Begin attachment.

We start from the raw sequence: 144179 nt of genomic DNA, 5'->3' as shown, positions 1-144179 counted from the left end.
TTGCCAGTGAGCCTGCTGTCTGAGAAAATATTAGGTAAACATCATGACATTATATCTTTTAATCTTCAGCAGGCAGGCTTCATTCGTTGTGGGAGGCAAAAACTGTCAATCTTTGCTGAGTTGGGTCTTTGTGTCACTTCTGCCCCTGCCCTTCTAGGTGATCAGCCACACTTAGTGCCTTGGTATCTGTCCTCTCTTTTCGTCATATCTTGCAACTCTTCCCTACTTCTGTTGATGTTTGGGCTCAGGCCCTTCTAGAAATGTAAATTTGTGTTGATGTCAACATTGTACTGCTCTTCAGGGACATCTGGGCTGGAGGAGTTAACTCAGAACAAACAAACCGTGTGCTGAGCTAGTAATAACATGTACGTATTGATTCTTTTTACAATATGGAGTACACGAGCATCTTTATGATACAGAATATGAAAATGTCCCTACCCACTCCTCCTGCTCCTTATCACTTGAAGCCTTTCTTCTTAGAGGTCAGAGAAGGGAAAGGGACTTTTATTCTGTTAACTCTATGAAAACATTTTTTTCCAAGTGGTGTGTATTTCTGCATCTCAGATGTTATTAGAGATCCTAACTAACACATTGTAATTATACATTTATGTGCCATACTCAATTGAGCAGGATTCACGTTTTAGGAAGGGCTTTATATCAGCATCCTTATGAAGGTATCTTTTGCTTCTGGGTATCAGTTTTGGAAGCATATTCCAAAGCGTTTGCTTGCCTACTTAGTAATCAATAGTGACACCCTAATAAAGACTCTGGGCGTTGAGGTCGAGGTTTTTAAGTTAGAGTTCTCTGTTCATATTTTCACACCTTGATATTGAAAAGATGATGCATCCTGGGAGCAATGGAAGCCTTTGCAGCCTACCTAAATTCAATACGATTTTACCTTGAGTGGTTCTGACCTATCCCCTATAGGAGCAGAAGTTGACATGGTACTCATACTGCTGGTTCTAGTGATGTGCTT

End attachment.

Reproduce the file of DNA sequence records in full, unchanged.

We start from the raw sequence: 144179 nt of genomic DNA, 5'->3' as shown, positions 1-144179 counted from the left end.
TTGCCAGTGAGCCTGCTGTCTGAGAAAATATTAGGTAAACATCATGACATTATATCTTTTAATCTTCAGCAGGCAGGCTTCATTCGTTGTGGGAGGCAAAAACTGTCAATCTTTGCTGAGTTGGGTCTTTGTGTCACTTCTGCCCCTGCCCTTCTAGGTGATCAGCCACACTTAGTGCCTTGGTATCTGTCCTCTCTTTTCGTCATATCTTGCAACTCTTCCCTACTTCTGTTGATGTTTGGGCTCAGGCCCTTCTAGAAATGTAAATTTGTGTTGATGTCAACATTGTACTGCTCTTCAGGGACATCTGGGCTGGAGGAGTTAACTCAGAACAAACAAACCGTGTGCTGAGCTAGTAATAACATGTACGTATTGATTCTTTTTACAATATGGAGTACACGAGCATCTTTATGATACAGAATATGAAAATGTCCCTACCCACTCCTCCTGCTCCTTATCACTTGAAGCCTTTCTTCTTAGAGGTCAGAGAAGGGAAAGGGACTTTTATTCTGTTAACTCTATGAAAACATTTTTTTCCAAGTGGTGTGTATTTCTGCATCTCAGATGTTATTAGAGATCCTAACTAACACATTGTAATTATACATTTATGTGCCATACTCAATTGAGCAGGATTCACGTTTTAGGAAGGGCTTTATATCAGCATCCTTATGAAGGTATCTTTTGCTTCTGGGTATCAGTTTTGGAAGCATATTCCAAAGCGTTTGCTTGCCTACTTAGTAATCAATAGTGACACCCTAATAAAGACTCTGGGCGTTGAGGTCGAGGTTTTTAAGTTAGAGTTCTCTGTTCATATTTTCACACCTTGATATTGAAAAGATGATGCATCCTGGGAGCAATGGAAGCCTTTGCAGCCTACCTAAATTCAATACGATTTTACCTTGAGTGGTTCTGACCTATCCCCTATAGGAGCAGAAGTTGACATGGTACTCATACTGCTGGTTCTAGTGATGTGCTT